Celebrating Volunteers’ Week

This week is volunteers’ week. Our volunteers play a really important role in helping us to provide safe, friendly spaces on the phone and online for people to connect to one another.

Thank you to everyone who has volunteered with us this year including our Volunteer Facilitators, Online Community Guides, Volunteer Trainers, our Community Champions and the people who’ve given up their time to raise money for our work.

Beginning this week we’ve got a team of 4 students joining us from University College London (UCL). They’re here as part of a initiative called “UCL Global Citizenship – Voluntary Sector Programme” aimed at the students aspiring to be future leaders in the charity world.

Our team – Atika, Mike, Ayesha and Tom will be helping us find out about young people aged 18-24 and their experiences of loneliness. Watch this space for their findings.

UCL Global Citizenship - Voluntary Sector Programme student team

 

 

 

 

 

 

Summertime blues

Of all the seasons summer is the one we most associate with fun – sunshine, picnics, being outside, feeling warm and happy. Of course the appearance of the sun might encourage us to take off some layers or to get out of the house but it doesn’t necessarily stop us from feeling lonely.

Research led by Professor Christina Victor at Brunel University suggests older people are more likely to feel lonely during the summer months. We don’t know why the summer makes some people feel less connected to others but perhaps it’s about expectations. All the images we see show ideal summer days, with happy people spending time amongst friends and family. This idea of the perfect summer can leave us feeling like we’re missing out but life isn’t like a picture postcard or a Facebook post. Chores, rain, jobs, ill health, paying bills are all part of everyday life. For older people, families may be on holiday or poor mobility might make it harder to get out of the house and join in.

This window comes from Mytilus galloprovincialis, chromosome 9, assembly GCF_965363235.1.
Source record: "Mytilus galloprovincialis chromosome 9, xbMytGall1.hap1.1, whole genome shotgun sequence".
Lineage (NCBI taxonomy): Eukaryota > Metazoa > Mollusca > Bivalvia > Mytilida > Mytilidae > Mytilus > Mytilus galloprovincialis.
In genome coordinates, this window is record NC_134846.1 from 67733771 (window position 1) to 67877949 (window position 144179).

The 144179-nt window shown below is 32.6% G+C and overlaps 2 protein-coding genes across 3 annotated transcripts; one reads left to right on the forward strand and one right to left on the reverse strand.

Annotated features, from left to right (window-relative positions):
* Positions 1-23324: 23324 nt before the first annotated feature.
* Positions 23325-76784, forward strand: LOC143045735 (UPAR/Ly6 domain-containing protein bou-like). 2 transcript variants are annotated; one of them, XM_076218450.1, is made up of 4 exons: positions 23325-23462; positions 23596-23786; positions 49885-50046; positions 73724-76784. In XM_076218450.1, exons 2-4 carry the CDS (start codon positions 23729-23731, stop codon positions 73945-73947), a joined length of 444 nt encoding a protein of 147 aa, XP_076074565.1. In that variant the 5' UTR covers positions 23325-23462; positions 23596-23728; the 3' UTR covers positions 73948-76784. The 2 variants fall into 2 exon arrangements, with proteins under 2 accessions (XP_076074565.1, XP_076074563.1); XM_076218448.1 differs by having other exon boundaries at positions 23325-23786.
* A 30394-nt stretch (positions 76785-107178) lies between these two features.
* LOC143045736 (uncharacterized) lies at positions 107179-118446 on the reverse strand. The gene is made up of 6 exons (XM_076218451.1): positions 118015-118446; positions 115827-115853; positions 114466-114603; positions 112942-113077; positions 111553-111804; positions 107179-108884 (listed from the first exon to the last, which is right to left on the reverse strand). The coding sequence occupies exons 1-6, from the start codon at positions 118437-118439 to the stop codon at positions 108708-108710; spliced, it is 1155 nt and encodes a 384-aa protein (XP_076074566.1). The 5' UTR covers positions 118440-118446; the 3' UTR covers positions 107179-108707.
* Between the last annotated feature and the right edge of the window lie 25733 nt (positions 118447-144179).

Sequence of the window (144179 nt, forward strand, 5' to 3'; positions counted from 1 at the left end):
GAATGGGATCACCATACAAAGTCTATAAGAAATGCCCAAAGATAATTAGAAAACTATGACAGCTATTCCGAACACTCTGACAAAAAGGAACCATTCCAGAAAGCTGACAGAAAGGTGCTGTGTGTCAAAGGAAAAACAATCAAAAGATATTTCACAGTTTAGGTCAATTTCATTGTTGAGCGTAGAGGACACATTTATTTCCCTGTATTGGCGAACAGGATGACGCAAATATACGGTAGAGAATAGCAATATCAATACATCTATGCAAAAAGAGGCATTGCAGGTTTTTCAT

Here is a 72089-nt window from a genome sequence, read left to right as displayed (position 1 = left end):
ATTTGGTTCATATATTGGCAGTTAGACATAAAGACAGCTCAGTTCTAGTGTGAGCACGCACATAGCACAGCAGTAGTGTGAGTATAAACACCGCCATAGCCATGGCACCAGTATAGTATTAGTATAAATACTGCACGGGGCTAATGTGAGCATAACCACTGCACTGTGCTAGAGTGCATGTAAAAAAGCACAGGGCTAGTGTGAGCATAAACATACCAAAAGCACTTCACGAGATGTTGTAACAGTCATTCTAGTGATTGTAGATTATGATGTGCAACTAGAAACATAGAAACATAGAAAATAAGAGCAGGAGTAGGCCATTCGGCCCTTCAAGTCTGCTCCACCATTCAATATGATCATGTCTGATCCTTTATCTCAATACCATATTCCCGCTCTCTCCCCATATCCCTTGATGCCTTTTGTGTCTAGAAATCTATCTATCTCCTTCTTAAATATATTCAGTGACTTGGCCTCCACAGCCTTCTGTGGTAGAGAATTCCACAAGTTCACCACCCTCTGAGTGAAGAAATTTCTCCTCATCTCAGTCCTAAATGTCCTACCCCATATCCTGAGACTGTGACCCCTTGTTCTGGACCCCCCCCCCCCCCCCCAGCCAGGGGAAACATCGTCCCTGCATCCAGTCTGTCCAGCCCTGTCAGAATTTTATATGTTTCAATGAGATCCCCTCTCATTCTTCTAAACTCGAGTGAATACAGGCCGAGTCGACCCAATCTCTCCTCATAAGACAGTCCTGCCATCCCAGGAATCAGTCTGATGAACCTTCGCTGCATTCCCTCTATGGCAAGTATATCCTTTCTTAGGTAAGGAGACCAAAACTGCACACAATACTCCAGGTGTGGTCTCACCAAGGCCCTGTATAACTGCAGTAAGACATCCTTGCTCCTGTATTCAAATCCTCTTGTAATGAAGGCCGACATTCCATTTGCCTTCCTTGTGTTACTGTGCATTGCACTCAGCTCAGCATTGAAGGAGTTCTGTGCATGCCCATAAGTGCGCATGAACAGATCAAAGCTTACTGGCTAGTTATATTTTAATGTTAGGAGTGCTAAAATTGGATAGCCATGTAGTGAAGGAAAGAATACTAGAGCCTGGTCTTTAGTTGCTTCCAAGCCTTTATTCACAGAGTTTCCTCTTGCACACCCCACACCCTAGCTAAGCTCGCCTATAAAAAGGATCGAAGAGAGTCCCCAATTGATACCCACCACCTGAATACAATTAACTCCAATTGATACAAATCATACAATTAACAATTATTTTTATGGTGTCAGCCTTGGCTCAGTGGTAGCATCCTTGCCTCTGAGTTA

The reasons for loneliness at any time of year are complex but it is good to be reminded that we need build ways to support each other throughout the year.

Woman sitting alone at sunset

 

 

 

Vote for Community Network in the Aviva Community Challenge

This month we have been selected to take part in the Aviva Community Fund with a chance to win a donation of £5,000 for our Telephone Communities for Older People.

To be in with a chance of wining we need to get as many votes as possible. Voting is easy to do. Click on the link, register and vote for our project. You give up to 10 votes for Community Network.

1. Click on the link: https://community-fund.aviva.co.uk/voting/Project/View/750
2. Register
3. Vote for our project

You can give up to 10 votes for Community Network’s London Telephone Communities for Older People project. £5,000 will enable us to keep calls free for group members throughout the year – many of whom do not speak to another person from week to week. Please help us to keep older people connected across the capital.

Thank you for taking a few minutes of your day to help us support people whose Telephone Communities group are their only link to the outside world.

Spreading the Word – free interactive conference – 17th June 2015